You get a letter from the IRS. First, don’t panic.
The agency sends millions of letters to taxpayers every year.
What do you do? Here are some tips:
- Don’t ignore the letter. Most IRS correspondences are about tax returns or tax accounts and deals with specific issues. The letters provide specific instructions about what to do.
- Don’t panic. Most of the time taxpayers need only to read the letter carefully and do what it says.
- Be prompt. IRS notices may refer to changes in taxpayers’ accounts, taxes owed, or payment requests. Responding to inquiries helps minimize potential charges for interest or penalties.
- Review the letter carefully. Notices may request changes or corrections to tax returns. Compare the information in the letter with your original return. If you agree with the changes, make the changes on your personal copy of your return. Keep it for your records.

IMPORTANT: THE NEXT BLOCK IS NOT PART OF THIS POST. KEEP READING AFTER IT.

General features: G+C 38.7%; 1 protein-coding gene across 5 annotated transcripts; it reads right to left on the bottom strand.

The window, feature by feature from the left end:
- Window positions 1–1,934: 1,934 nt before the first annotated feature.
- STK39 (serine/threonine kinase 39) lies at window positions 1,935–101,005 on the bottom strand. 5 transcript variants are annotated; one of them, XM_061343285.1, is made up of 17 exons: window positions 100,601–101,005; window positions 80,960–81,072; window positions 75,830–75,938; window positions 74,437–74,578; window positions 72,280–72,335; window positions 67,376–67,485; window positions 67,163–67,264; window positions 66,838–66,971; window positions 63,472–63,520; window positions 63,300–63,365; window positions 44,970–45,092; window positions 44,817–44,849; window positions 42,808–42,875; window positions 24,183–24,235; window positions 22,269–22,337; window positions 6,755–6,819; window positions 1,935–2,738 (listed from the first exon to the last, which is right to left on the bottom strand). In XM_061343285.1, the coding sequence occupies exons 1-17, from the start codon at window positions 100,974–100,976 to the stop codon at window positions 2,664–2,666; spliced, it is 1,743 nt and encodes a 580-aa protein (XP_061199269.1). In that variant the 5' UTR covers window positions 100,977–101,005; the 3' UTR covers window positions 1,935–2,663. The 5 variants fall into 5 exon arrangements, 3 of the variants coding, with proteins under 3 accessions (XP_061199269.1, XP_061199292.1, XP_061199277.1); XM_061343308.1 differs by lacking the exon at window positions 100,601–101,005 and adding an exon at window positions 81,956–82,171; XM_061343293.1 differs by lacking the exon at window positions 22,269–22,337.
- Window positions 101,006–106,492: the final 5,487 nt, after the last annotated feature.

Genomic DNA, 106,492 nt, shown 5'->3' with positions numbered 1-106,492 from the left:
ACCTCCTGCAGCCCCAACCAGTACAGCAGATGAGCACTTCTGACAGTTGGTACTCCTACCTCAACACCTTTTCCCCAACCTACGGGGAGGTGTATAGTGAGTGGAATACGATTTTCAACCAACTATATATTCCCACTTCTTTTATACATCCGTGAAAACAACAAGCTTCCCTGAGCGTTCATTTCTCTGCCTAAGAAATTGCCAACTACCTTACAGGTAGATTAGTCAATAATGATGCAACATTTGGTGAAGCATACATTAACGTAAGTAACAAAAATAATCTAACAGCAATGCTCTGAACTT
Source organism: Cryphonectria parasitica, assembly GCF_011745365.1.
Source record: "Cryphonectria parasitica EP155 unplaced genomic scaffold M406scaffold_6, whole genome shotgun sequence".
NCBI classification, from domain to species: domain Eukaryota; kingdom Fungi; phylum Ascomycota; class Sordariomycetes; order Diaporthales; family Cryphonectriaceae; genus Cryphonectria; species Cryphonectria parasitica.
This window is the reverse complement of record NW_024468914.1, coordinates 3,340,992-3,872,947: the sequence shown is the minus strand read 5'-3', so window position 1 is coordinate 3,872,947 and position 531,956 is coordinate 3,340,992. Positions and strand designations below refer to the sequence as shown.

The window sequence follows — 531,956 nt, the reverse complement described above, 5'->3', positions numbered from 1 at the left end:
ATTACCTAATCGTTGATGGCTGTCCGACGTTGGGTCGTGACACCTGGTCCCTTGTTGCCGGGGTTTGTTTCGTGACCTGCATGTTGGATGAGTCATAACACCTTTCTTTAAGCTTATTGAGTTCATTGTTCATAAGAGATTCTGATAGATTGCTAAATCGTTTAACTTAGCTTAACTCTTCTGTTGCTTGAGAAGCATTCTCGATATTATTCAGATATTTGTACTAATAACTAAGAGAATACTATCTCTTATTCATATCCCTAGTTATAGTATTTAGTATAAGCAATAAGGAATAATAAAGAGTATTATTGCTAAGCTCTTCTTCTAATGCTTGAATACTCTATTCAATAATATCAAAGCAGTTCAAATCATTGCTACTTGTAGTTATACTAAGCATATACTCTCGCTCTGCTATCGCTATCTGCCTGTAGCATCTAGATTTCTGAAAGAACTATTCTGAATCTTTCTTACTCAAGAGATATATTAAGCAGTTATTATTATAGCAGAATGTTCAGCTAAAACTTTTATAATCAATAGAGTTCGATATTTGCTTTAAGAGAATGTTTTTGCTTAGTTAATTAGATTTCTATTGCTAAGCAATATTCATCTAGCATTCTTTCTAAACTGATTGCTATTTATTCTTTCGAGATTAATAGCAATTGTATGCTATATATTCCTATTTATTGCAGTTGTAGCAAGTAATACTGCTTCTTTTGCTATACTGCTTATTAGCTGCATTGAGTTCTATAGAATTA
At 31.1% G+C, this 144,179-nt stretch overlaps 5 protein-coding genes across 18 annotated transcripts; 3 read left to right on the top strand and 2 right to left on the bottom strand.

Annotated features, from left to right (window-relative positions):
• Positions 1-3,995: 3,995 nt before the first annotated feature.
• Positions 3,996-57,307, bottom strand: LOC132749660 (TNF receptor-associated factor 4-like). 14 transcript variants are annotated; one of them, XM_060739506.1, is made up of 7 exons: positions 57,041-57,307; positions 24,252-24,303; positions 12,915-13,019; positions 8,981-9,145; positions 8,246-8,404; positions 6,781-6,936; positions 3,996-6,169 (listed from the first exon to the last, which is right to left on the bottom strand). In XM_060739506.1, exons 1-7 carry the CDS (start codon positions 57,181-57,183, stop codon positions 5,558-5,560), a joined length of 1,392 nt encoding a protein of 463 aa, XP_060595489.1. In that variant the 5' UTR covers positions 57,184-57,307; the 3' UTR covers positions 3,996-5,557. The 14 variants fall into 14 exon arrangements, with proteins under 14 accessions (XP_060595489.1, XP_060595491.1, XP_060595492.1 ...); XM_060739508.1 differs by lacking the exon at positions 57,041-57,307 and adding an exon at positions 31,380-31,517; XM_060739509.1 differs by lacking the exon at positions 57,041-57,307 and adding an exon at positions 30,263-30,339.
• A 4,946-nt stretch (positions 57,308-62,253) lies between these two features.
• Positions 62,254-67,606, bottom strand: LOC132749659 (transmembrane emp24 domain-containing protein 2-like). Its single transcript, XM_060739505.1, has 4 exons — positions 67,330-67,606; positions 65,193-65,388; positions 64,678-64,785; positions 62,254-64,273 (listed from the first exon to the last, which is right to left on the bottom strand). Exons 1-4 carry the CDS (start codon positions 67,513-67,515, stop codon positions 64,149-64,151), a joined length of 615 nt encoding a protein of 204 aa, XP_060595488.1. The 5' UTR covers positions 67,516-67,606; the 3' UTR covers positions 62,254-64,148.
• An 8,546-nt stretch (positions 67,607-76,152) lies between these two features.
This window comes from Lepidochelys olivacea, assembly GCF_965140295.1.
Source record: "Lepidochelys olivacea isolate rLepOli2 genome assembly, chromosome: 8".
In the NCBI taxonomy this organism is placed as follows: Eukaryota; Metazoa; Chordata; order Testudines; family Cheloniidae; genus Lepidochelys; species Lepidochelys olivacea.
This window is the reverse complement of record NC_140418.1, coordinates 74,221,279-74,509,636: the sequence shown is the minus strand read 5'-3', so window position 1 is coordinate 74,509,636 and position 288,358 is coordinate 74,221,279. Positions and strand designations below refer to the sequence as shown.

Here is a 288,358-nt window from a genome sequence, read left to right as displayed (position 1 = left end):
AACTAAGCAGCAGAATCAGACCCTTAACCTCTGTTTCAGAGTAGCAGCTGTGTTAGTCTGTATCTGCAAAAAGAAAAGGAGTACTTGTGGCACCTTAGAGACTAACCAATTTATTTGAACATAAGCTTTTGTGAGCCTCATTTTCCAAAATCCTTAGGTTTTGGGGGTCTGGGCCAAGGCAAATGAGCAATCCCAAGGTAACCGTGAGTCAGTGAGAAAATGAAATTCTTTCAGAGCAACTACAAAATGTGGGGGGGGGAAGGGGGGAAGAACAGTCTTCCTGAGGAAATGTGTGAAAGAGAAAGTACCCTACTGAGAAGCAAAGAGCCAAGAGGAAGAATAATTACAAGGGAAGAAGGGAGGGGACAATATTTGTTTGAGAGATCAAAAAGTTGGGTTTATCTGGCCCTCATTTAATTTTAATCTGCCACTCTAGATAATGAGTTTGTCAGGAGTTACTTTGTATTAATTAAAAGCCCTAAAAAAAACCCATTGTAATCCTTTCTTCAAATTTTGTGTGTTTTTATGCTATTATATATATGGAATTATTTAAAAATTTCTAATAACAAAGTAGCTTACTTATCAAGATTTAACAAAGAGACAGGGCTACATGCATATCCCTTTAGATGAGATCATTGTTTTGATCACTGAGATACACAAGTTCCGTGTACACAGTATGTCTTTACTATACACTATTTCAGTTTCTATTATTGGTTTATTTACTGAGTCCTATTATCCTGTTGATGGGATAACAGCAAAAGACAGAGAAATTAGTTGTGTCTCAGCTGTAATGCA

- Don’t respond unless you’re told to. You don’t have to respond to an IRS notice unless the agency specifically requests a response. However, if you owe money, respond promptly. Go to https://www.irs.gov/payments for more information.
- Respond to a dispute. If you don’t agree with the IRS, mail a letter to the agency explaining why you disagree with the information in a notice. Mail your letter to the address on the stub at the bottom of the notice. Include documents and other information to support your position. Allow at least 30 days for the IRS to respond.
- Don’t call. You usually don’t have to call the IRS. If you do, use the number on the upper right-hand corner of the notice.
- Avoid the scams. The IRS doesn’t use social media or text messages to make contact. The agency’s first contact is usually by mail.
Other details may apply, and you can find more information on the IRS website.
* This information is not intended to be a substitute for specific individualized tax advice. We suggest you discuss your specific tax issues with a qualified tax advisor.
Tip adapted from IRS.gov